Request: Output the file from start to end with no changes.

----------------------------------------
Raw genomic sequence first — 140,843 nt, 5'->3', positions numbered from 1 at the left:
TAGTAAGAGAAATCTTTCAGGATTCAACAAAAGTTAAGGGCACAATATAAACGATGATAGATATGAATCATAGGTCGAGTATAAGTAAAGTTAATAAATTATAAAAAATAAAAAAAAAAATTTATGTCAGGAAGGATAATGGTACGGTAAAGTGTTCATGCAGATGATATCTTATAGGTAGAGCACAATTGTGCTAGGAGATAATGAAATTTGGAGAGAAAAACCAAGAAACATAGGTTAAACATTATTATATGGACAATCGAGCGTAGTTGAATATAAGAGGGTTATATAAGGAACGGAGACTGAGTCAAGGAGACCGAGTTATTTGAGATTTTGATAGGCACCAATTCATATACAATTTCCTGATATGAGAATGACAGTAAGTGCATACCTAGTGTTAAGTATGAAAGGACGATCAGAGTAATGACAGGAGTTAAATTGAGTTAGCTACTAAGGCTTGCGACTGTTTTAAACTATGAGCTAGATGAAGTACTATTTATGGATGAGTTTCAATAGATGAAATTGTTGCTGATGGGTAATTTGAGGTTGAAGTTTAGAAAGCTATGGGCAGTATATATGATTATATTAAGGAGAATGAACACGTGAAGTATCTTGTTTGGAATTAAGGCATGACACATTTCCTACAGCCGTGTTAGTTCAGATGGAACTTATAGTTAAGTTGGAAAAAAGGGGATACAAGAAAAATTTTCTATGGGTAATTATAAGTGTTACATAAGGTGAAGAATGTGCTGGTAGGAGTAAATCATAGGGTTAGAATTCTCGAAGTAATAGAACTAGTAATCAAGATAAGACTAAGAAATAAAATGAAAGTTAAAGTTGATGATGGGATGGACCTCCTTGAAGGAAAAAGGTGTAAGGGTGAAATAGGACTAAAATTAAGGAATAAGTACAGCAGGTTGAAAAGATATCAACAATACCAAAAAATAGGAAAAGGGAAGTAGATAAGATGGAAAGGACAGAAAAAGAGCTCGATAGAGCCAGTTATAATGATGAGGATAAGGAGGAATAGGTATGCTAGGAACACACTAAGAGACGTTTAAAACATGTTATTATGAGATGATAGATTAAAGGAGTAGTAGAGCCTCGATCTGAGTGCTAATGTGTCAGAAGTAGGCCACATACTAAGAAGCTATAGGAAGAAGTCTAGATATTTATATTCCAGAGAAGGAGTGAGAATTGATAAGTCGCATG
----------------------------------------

Raw genomic sequence first — 140,843 nt, 5'->3', positions numbered from 1 at the left:
TAGTAAGAGAAATCTTTCAGGATTCAACAAAAGTTAAGGGCACAATATAAACGATGATAGATATGAATCATAGGTCGAGTATAAGTAAAGTTAATAAATTATAAAAAATAAAAAAAAAAATTTATGTCAGGAAGGATAATGGTACGGTAAAGTGTTCATGCAGATGATATCTTATAGGTAGAGCACAATTGTGCTAGGAGATAATGAAATTTGGAGAGAAAAACCAAGAAACATAGGTTAAACATTATTATATGGACAATCGAGCGTAGTTGAATATAAGAGGGTTATATAAGGAACGGAGACTGAGTCAAGGAGACCGAGTTATTTGAGATTTTGATAGGCACCAATTCATATACAATTTCCTGATATGAGAATGACAGTAAGTGCATACCTAGTGTTAAGTATGAAAGGACGATCAGAGTAATGACAGGAGTTAAATTGAGTTAGCTACTAAGGCTTGCGACTGTTTTAAACTATGAGCTAGATGAAGTACTATTTATGGATGAGTTTCAATAGATGAAATTGTTGCTGATGGGTAATTTGAGGTTGAAGTTTAGAAAGCTATGGGCAGTATATATGATTATATTAAGGAGAATGAACACGTGAAGTATCTTGTTTGGAATTAAGGCATGACACATTTCCTACAGCCGTGTTAGTTCAGATGGAACTTATAGTTAAGTTGGAAAAAAGGGGATACAAGAAAAATTTTCTATGGGTAATTATAAGTGTTACATAAGGTGAAGAATGTGCTGGTAGGAGTAAATCATAGGGTTAGAATTCTCGAAGTAATAGAACTAGTAATCAAGATAAGACTAAGAAATAAAATGAAAGTTAAAGTTGATGATGGGATGGACCTCCTTGAAGGAAAAAGGTGTAAGGGTGAAATAGGACTAAAATTAAGGAATAAGTACAGCAGGTTGAAAAGATATCAACAATACCAAAAAATAGGAAAAGGGAAGTAGATAAGATGGAAAGGACAGAAAAAGAGCTCGATAGAGCCAGTTATAATGATGAGGATAAGGAGGAATAGGTATGCTAGGAACACACTAAGAGACGTTTAAAACATGTTATTATGAGATGATAGATTAAAGGAGTAGTAGAGCCTCGATCTGAGTGCTAATGTGTCAGAAGTAGGCCACATACTAAGAAGCTATAGGAAGAAGTCTAGATATTTATATTCCAGAGAAGGAGTGAGAATTGATAAGTCGCATG